There are other parables that invite us into action, stories and teaching that invite us to respond with love and care to our neighbors. That means actively working for peace, transforming food systems to enable all people access to healthy food, developing new ways to treat and cure cancer, accompanying those in distress and supporting stigma-free environments for them to seek help and treatment. But this parable seems to be about simply understanding that the world is not as we always want it to be, that this world isn’t always as God wants it to be, and that, in some form or another God is still tending to us all with great care with a plan for a kingdom where all is made new.
This seems to me to be an invitation to make peace with the existence of evil and all that threatens our life and livelihoods. It’s not meant to invite us to complacency or inaction. It’s not meant to say that the bad stuff in and around us doesn’t matter. But it is to say that we are not always so good at labeling what is good and what is bad. As soon as we label one thing or one person as the problem to be removed, we start down a road where eventually we have to point the finger back at ourselves. And when we start trying to excise the weeds, we end up ripping up perfectly good plants, too. And I daresay we sometimes intentionally and unintentionally water and fertilize the weeds in our lives.
But if this parable is about what we shouldn’t do and cannot know – the solution to evil, the labeling and sorting of good from bad, what the somewhat frightening sounding talk of end times really means – then we need to also consider what it is we can do and what it is we certainly know.
What we can do is to seek ways to tend well that which we want to see flourish. It’s human nature to dwell on the things that we regret, the things we wish had never happened or to dwell on the times we have been hurt or excluded – the times we have experienced pain and suffering. But we might instead train ourselves to focus on celebrating that which is growing and flourishing in us and around us. We might train ourselves to pause to give thanks that God has planted us where we are and that we have been given life and breath, roots to nourish and support us, and the opportunity to bear fruit for the sake of the world. We can turn that invitation to our communities and to our congregation, too, where we tend to spend a lot of time and energy both in our thinking and our acting on the areas where we see challenges and problems, things that genuinely do need attention. Yet we sometimes fail to spend as much time celebrating and nourishing that which is growing well and bearing fruit. That kind of tending our own gardens, nourishing the healthy, life-giving plants, as advocated by Jesus and your local neighborhood CSA, might guide us into a new way of looking at our lives and it might help us grow more aware of the one who plants us, the one who waters us, the one who enables us to live.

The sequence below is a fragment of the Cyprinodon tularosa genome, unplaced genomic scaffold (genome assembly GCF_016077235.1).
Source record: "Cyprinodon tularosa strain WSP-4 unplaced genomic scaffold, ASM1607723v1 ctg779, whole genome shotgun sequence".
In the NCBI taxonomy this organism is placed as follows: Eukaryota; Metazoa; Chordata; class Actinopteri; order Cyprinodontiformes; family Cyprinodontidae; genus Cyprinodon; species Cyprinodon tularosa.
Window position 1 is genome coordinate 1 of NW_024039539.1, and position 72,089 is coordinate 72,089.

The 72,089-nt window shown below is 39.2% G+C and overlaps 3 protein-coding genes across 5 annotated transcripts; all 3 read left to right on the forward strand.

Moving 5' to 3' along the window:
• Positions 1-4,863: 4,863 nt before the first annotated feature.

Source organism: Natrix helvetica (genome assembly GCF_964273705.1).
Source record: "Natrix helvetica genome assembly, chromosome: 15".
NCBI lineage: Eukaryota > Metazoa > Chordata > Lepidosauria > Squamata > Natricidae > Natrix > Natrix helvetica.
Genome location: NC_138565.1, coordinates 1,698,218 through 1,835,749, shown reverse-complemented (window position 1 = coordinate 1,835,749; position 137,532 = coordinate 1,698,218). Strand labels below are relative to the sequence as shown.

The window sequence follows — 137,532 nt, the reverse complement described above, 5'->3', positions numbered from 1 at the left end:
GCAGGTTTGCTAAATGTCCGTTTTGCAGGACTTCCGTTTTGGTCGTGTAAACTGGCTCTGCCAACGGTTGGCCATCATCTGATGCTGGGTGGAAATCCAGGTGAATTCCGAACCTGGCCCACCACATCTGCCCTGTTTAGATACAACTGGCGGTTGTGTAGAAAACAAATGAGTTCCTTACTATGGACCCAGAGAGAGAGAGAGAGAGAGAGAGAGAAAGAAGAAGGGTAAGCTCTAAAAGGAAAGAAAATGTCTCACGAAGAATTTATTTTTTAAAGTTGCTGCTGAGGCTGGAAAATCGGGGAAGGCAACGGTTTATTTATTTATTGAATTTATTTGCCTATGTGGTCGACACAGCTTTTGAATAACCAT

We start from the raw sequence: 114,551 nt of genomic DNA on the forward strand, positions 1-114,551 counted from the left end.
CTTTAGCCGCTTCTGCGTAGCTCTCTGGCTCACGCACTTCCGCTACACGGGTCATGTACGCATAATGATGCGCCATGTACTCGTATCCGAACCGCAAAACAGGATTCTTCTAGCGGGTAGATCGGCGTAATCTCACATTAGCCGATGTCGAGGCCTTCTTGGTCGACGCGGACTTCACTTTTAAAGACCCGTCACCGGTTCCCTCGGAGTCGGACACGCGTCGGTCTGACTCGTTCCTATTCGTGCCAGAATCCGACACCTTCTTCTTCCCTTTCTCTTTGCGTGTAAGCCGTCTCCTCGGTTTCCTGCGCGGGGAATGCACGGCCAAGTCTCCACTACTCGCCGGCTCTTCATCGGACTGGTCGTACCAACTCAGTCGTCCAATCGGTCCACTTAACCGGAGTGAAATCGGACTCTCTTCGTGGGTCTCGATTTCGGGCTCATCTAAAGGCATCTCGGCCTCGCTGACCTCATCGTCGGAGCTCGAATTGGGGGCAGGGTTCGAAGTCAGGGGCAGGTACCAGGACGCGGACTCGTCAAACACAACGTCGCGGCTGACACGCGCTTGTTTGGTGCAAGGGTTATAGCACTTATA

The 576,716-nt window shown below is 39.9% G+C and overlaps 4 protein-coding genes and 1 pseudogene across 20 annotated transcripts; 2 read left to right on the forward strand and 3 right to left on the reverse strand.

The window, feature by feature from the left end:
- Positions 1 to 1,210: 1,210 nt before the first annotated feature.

But even more important than what we can do is what we know. Even in the face of the existence of evil and suffering, in the face of pain and hardship, in the face of fear about the future and regrets about the past, we have God’s sure and certain promises. We have the promise of baptism in which God waters us into life and shares the light of Christ to allow us to grow. When evil sprouts up in us and around us, that promise is not revoked. It is renewed every time we hear God’s words of forgiveness spoken to us, words which are without a doubt the proclamation of the already enacted forgiveness of God. Though evil continues to grow, God’s forgiveness never waivers. And with that forgiveness we are invited to the table where we have the assurance of Christ’s presence with us in bread and wine and in the gathered community. Christ is here today in us, around us, with us.
We do not have a full explanation for the presence of evil and suffering. We do not have an easy answer for how to deal with its presence. But we do have the assurance of a God whose love for us is beyond measure, who tends us with care and grace, focusing on ways to raise us up to flourish and bear fruit for the world, and a plan to one day refine us and all the world into the kingdom of God.
-Pastor Steven Wilco